Auditorial Deprivation is not Language Deprivation

According to research done by Humphries et. al, “80% of children born deaf in the developed world are implanted with cochlear devices”. This is to “allow them to have access” to sound in the earlier stages of their lives, however exposure to sound does not guarantee language acquisition. This is something that many parents do not realize; that language acquisition is separate from auditory access.

Humphries also stated that if the child never acquires a language during the earlier stages of their lives, they may never be completely fluent in any language. In other words, it makes it harder for that same person to learn any language.

At the most recent conference for California Educators of the Deaf (CAL-ED), Julie Rems Smario (California Department of Education and Natasha Kordus (Supervisor of Assessment) did a presentation on SB 210, California’s version of the LEAD-K bill. The description of this presentation reviewed the law, the assessment tool adopted by the state (Ski-Hi Language Development Scale), and the reporting process for SB 210. During their presentation, they brought up one of the popular buzzwords by AG Bell and other hearing and speech based organizations, auditorial deprivation. Joy Maisel, an attendee of the conference, emphasized in her recent vlog that auditorial deprivation is not language deprivation. This was an important point to Rems Smario and Kordus.

In NAD’s “Position Statement On Early Cognitive and Language Development and Education of Deaf and Hard of Hearing Children” language deprivation is emphasized as damaging. “Young deaf and hard of hearing children continue to experience delayed cognitive and language development in early childhood that lead to academic difficulties and under-performance when they begin schooling." (NAD)

When AG Bell and other leading organizations that focus on auditory and speech development (Listening and Spoken Languages) discuss auditorial deprivation, they are talking about a word that is commonly used for adults that lose their hearing later in life. These adults are deprived of something they once knew, however there are people that believe this should not be applied to deaf babies.

Parents that are unaware of this appropriate application are often placed in a position of shock because research often talks about the different consequences of auditorial deprivation such as depression, anger, and frustration. These same symptoms can also be applied to language deprivation and this is ignored because parents are being told they need to worry about their child’s hearing first and foremost. After the parents are shocked, upset, scared, and worried, these same organizations inform them of different options such as hearing aids and cochlear implant. Speech therapy is also encouraged.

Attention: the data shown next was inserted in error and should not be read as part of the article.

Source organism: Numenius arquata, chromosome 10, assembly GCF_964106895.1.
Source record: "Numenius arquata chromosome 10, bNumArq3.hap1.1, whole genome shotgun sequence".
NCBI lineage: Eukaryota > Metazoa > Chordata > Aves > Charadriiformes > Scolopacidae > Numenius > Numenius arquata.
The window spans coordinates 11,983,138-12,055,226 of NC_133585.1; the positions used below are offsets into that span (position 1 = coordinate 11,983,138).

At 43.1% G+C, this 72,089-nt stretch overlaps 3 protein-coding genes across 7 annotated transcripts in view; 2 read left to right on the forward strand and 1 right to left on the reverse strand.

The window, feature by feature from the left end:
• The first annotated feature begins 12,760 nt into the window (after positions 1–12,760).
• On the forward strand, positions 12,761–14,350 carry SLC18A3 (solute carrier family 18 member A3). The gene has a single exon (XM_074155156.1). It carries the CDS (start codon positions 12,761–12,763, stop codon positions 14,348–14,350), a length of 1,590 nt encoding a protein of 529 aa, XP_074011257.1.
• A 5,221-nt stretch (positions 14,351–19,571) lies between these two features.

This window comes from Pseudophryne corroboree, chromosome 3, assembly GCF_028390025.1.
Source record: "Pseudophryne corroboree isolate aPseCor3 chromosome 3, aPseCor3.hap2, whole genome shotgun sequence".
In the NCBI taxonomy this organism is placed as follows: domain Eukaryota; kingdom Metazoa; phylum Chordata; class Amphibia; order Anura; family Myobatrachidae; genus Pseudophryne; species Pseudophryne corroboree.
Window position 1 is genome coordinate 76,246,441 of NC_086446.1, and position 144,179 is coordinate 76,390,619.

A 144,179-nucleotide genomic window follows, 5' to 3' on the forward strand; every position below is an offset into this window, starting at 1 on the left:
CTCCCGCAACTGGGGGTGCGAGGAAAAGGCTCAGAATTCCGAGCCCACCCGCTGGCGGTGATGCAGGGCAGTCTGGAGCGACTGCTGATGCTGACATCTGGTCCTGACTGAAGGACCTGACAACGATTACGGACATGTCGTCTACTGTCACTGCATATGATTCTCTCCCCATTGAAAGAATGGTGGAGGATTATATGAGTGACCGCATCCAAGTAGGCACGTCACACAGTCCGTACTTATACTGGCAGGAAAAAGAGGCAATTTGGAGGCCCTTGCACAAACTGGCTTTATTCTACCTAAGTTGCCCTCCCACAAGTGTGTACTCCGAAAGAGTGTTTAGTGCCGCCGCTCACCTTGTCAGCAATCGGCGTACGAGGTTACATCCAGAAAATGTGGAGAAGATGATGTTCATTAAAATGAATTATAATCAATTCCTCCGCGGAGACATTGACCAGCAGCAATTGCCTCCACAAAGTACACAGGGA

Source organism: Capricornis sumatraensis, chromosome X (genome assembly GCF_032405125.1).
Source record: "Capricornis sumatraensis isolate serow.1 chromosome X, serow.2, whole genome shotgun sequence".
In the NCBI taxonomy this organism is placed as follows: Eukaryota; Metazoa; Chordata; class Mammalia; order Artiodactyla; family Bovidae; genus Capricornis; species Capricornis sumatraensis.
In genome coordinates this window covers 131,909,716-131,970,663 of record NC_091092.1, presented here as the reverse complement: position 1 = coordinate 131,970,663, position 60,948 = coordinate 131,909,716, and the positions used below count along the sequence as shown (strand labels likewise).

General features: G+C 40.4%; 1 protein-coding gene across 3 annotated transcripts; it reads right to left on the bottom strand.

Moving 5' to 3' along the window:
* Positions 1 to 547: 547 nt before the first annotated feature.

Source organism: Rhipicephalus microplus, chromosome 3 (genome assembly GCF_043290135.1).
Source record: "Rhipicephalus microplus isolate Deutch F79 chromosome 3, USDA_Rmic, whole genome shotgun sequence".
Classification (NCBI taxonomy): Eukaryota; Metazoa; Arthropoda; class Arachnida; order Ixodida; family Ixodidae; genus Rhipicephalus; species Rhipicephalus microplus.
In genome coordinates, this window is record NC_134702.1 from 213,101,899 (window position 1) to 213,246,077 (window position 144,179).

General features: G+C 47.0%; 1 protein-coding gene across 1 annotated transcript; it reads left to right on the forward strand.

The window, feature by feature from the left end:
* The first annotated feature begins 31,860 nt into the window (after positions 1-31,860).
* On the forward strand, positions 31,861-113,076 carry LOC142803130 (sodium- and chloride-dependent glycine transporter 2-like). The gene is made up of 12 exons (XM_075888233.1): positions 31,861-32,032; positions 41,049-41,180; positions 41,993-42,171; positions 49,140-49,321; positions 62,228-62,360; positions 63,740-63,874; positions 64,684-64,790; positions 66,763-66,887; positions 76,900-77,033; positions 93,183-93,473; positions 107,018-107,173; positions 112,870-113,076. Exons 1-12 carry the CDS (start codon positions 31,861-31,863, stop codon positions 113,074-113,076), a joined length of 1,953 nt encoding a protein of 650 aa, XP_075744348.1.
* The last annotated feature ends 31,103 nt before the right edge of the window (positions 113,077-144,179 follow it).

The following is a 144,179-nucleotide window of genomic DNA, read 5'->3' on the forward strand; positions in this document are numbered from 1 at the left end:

These same organizations often avoid mentioning American Sign Language as a tool to help their child learn and thrive. For years, parents have have been encouraged to look at cochlear implants and hearing aids as solutions to a problem but some parents don’t put in the work for speech therapy and auditorial therapy. This approach can cause a child’s brain not to process sound in the way that makes these devices beneficial to them. and when these children struggle they still haven’t learned a language. There have been reports that some parents whose children who do not benefit from auditorial technology are blamed by AG Bell. In some of these cases the accusation is unfounded.

Even children that thrive and succeed with cochlear implants still have to learn how to read and write English to have a comprehension of the language. While they’re learning how to listen and hear, they will still be deaf and frustrated. Giving them the tool of American Sign Language is giving them access to language immediately, not after they learn how to hear first. This removes the layers of frustration a child may have because they can not communicate what they need or want from their families.